How long will it be before corporations and media change their current websites into Web TV stations? This is a question I’ve been thinking about for quite a while now, and the more I analyze what is happening in Internet communications the more I believe that this is going to happen – and sooner rather than later.
The key driver behind this trend is of course the growing pervasiveness of web video, particularly the “two-minute video snack” that has been popularized by sites such as YouTube. As a result, we are already seeing companies such as ourselves and Intel and traditional newspapers like the Daily Telegraph add an increasing amount of video clips to their websites.
These, however, are still primarily driven by images and text with the video content as a peripheral component. In my opinion, the next logical step will be to make video the centerpiece of the website, just as it is in a TV station, with the text and images supporting it.
There are a number of reasons why this transition is taking place;
here are three key reasons why I think it won’t be too long before corporate websites are transformed into corporate web TV stations:
News & Information are Becoming Entertainment: It doesn’t matter whether you are launching a next-generation processor architecture or a new shampoo, you have to present information about your product in an entertaining manner in order to rise above the noise level and capture the attention of today’s increasingly demanding consumers. Video is the most effective way of doing this, particularly if you keep it short and snappy – preferably within a YouTube-friendly two minutes.
Consumers want to see the Real Face (or Faces) Behind the Company: Thanks to the rise of the multimedia and social networking applications (and perhaps the growing unpopularity of call centers), consumers and other stakeholders are increasingly asking to see the faces of the people that are working in the companies they engage with. Again, video is the most effective way for corporate executives and staff to show their face and communicate what they are doing.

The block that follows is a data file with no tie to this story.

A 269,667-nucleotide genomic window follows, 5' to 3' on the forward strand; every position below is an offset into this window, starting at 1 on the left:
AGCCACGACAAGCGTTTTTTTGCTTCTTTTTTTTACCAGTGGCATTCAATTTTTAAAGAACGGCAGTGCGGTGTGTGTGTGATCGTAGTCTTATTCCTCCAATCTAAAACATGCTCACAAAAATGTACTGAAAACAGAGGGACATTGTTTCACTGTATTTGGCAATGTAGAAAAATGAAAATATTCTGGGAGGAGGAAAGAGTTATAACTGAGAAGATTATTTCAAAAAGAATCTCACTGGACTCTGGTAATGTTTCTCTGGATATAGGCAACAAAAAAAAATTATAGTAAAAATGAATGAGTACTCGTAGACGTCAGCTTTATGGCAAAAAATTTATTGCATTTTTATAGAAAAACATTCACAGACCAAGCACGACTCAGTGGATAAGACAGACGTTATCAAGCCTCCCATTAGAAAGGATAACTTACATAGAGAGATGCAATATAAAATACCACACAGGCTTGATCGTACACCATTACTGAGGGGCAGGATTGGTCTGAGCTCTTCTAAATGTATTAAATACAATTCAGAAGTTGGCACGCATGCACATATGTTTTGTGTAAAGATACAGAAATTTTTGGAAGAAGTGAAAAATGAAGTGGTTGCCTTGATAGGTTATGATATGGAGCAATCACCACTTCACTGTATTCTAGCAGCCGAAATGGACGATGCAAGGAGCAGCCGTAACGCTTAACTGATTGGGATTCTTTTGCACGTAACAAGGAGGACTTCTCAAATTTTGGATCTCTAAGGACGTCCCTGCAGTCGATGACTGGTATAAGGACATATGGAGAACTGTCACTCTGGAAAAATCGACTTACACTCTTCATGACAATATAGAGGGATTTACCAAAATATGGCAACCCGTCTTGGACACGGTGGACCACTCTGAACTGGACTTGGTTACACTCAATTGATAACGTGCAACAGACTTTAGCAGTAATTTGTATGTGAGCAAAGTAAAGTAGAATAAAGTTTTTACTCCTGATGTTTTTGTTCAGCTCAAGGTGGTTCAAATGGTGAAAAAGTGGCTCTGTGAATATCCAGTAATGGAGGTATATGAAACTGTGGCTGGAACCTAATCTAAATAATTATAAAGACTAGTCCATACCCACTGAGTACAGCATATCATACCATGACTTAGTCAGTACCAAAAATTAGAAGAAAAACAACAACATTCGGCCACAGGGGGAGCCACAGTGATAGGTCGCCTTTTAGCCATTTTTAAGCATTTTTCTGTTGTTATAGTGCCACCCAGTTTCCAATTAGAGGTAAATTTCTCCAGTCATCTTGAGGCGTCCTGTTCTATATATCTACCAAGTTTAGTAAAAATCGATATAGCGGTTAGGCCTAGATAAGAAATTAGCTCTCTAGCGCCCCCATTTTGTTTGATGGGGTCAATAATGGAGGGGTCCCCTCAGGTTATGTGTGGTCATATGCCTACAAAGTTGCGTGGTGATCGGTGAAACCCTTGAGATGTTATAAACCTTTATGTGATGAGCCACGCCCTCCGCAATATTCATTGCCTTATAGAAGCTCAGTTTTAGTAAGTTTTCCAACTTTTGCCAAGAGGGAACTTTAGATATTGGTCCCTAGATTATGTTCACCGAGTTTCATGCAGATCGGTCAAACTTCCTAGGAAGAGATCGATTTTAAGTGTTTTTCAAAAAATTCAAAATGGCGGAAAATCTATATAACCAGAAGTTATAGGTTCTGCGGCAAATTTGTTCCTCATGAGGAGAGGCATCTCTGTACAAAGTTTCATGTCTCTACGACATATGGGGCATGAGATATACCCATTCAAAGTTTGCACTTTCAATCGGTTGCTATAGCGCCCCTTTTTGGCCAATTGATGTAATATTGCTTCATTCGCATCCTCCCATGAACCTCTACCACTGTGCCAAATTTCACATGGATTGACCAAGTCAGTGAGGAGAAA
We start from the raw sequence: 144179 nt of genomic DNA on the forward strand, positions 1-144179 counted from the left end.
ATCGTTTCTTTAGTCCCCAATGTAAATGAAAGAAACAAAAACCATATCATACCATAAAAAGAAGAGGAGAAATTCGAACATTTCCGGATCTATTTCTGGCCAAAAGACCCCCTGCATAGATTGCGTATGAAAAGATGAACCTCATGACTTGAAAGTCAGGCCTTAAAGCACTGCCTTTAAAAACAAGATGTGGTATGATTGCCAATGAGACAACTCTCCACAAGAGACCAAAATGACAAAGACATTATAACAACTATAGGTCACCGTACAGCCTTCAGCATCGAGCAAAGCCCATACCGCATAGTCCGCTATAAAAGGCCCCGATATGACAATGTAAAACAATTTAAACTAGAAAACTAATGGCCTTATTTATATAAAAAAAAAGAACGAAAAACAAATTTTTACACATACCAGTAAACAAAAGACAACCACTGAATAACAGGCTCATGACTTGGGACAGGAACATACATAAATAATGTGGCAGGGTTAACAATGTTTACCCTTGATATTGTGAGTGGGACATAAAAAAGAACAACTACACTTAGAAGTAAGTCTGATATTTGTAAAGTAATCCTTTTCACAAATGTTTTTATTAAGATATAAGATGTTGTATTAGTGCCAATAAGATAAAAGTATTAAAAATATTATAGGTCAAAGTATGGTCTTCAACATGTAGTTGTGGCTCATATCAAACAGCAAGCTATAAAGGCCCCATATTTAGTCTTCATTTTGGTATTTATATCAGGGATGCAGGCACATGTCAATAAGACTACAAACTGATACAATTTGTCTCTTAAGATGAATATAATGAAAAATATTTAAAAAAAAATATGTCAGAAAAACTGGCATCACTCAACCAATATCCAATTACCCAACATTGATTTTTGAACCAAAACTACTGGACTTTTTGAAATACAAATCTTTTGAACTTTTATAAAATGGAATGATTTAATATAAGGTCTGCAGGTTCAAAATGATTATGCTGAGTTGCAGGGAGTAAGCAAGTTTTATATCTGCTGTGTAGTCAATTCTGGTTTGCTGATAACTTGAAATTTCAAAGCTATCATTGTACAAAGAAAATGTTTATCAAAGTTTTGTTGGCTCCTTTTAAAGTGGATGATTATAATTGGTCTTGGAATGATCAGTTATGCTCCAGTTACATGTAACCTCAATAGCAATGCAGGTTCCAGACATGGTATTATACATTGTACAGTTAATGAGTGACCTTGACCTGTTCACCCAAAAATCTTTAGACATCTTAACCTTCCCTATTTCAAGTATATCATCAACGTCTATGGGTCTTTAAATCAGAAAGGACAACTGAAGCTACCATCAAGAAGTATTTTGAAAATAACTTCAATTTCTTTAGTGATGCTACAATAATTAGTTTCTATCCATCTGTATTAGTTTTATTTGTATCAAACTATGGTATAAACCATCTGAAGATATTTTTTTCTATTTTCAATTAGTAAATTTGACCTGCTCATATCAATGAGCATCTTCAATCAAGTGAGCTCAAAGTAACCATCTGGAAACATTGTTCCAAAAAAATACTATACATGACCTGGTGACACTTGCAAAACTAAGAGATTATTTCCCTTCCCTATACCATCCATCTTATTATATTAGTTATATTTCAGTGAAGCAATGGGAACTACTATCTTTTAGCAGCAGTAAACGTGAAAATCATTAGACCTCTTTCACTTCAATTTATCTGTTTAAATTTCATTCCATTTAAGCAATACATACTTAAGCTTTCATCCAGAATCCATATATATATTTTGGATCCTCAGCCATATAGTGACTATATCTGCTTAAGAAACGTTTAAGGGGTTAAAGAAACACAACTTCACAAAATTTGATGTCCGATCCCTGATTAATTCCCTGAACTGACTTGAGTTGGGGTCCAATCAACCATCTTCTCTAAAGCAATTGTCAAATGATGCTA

Video Production, Editing, and Broadcasting Costs are rapidly Decreasing: We equipped our studio for well below $5,000, giving us the capability to shoot and render our videos in HD format. The only other major cost is staff time, but even that is being reduced as everyone becomes more familiar with the software and equipment. Broadcast costs are effectively zero as we utilize YouTube; there are plenty of other services to choose from. As more and more companies realize that the cost of producing video is no higher (and probably less) than for a printed newsletter, they will quickly move to the video format.
These are just three of the reasons why the corporate web TV trend is set to take off.
Christoph Derndorfer of epiacenter.com has written an interesting response on his personal blog to my post yesterday summarizing three reasons why corporate web TV stations are set to take off. Unfortunately, I don’t have time to respond to the points Christoph raises in his article right now, but will try to do so at a later date.
While I am talking about video, Lee Gomes had some interesting comments in his latest Portals column in the Wall Street Journal yesterday (unfortunately the full article is available to WSJ subscribers only) on how even Hollywood film makers are using notebooks to do the final editing of movies:
“Video files are so demanding, editing computers used to cost tens of thousands, even hundreds of thousands, of dollars. But …. even relatively low-end personal computers, laptops included, are now so powerful that Hollywood pros have joined student filmmakers and indies in taking advantage of them.
It’s one more example — along with music recording and graphic design — of the way cheap computers are blurring the distinction between professional and amateur tools.”
And the benefits of using PCs are not confined to simply reducing costs; they also made it possible for Angus Wall, editor of a recently released film called “Zodiac”, to “rethink and streamline the process. Right on the set, the digitized film went into a computer; after that, just a handful of people were involved. While the skills were different, coordinating the work of these editors and others wasn’t much more difficult than what happens in an average office with a typical PowerPoint presentation.”
So there you have it: digital video is becoming nearly as easy to do as PowerPoint. Having sat through more than my fair share of lifeless presentations over the years, I do have to wonder whether that’s such a good thing…..